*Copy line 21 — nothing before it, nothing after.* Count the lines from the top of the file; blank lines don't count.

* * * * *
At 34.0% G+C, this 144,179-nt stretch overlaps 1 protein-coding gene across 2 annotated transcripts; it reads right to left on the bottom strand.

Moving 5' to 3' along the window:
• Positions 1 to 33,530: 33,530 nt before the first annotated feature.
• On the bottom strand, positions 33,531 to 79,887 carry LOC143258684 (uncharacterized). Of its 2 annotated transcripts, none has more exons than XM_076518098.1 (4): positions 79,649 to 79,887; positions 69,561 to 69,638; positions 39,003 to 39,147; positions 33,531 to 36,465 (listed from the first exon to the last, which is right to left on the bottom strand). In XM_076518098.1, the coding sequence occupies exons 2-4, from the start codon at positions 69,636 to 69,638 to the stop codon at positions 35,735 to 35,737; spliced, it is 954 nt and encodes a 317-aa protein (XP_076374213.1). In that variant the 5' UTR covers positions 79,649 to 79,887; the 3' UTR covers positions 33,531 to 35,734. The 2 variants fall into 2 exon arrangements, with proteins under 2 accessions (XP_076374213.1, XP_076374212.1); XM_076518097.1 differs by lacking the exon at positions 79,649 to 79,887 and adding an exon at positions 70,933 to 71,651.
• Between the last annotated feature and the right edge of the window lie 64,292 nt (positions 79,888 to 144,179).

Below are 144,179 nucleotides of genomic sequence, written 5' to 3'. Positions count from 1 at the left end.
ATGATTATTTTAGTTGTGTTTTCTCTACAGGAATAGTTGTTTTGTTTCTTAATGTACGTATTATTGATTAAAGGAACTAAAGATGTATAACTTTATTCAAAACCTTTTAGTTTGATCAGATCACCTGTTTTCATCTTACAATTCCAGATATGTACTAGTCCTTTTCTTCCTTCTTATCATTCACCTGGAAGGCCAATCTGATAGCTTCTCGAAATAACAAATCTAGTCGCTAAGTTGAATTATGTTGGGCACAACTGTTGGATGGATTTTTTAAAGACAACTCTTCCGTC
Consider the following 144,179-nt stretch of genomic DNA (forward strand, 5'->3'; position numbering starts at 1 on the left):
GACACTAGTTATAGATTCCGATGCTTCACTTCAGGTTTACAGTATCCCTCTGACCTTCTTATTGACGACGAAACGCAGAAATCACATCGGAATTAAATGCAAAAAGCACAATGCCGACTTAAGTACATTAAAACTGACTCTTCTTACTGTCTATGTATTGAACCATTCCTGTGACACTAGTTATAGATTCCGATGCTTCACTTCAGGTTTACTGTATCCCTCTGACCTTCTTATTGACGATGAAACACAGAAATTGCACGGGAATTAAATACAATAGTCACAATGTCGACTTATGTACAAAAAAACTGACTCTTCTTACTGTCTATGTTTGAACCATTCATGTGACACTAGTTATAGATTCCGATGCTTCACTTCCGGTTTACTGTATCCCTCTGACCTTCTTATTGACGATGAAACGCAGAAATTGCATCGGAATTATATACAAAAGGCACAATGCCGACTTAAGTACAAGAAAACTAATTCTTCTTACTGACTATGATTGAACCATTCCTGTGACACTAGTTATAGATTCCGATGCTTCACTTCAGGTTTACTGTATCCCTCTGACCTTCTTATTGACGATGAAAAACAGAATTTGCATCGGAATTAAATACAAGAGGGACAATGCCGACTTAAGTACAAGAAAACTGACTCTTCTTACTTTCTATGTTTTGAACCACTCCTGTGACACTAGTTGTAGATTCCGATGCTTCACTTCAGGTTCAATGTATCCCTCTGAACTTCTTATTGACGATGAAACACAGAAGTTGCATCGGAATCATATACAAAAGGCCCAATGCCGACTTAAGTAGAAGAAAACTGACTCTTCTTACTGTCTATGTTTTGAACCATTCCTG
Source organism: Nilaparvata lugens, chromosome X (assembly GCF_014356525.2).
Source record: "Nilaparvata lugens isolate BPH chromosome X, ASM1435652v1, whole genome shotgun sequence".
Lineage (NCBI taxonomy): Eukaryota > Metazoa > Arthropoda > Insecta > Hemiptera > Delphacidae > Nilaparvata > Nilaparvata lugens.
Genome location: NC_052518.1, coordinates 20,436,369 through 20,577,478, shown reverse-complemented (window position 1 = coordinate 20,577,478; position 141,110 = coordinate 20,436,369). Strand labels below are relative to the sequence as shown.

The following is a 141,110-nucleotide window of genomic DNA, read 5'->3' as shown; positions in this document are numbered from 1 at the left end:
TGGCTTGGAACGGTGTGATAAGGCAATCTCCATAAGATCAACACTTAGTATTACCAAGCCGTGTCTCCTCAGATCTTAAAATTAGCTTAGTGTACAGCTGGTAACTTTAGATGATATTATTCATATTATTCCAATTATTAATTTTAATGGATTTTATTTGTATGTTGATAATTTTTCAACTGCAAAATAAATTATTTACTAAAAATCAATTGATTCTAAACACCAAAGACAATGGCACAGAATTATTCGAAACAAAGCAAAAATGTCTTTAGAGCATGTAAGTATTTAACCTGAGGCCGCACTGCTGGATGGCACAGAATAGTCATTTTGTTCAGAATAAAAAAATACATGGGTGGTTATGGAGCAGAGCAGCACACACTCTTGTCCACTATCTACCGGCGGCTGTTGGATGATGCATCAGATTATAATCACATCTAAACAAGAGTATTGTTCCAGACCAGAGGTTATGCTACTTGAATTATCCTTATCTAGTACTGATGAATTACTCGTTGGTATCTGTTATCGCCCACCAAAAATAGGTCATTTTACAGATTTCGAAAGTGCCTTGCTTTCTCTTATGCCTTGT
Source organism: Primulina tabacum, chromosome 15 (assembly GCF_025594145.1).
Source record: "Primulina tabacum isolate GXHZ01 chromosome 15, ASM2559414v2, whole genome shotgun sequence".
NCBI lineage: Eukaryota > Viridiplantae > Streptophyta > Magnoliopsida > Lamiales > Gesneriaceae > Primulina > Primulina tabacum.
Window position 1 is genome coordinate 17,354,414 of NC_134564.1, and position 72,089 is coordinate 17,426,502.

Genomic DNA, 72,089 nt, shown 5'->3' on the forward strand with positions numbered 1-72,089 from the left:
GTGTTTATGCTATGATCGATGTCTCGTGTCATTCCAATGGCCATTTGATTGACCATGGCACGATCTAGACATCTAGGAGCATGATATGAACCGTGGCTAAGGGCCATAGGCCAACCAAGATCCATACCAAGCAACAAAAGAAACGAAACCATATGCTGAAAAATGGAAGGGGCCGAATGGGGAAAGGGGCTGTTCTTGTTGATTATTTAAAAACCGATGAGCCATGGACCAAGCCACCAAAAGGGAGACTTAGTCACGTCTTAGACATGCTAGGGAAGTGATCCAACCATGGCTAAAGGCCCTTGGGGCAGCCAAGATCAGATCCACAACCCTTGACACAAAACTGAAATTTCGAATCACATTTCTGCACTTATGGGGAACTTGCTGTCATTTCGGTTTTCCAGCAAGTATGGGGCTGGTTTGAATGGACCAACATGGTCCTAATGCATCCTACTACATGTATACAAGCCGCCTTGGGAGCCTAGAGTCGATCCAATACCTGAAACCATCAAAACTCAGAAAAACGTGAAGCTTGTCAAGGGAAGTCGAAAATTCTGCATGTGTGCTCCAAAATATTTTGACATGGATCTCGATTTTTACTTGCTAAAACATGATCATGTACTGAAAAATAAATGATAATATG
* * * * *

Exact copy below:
GTGTTTATGCTATGATCGATGTCTCGTGTCATTCCAATGGCCATTTGATTGACCATGGCACGATCTAGACATCTAGGAGCATGATATGAACCGTGGCTAAGGGCCATAGGCCAACCAAGATCCATACCAAGCAACAAAAGAAACGAAACCATATGCTGAAAAATGGAAGGGGCCGAATGGGGAAAGGGGCTGTTCTTGTTGATTATTTAAAAACCGATGAGCCATGGACCAAGCCACCAAAAGGGAGACTTAGTCACGTCTTAGACATGCTAGGGAAGTGATCCAACCATGGCTAAAGGCCCTTGGGGCAGCCAAGATCAGATCCACAACCCTTGACACAAAACTGAAATTTCGAATCACATTTCTGCACTTATGGGGAACTTGCTGTCATTTCGGTTTTCCAGCAAGTATGGGGCTGGTTTGAATGGACCAACATGGTCCTAATGCATCCTACTACATGTATACAAGCCGCCTTGGGAGCCTAGAGTCGATCCAATACCTGAAACCATCAAAACTCAGAAAAACGTGAAGCTTGTCAAGGGAAGTCGAAAATTCTGCATGTGTGCTCCAAAATATTTTGACATGGATCTCGATTTTTACTTGCTAAAACATGATCATGTACTGAAAAATAAATGATAATATG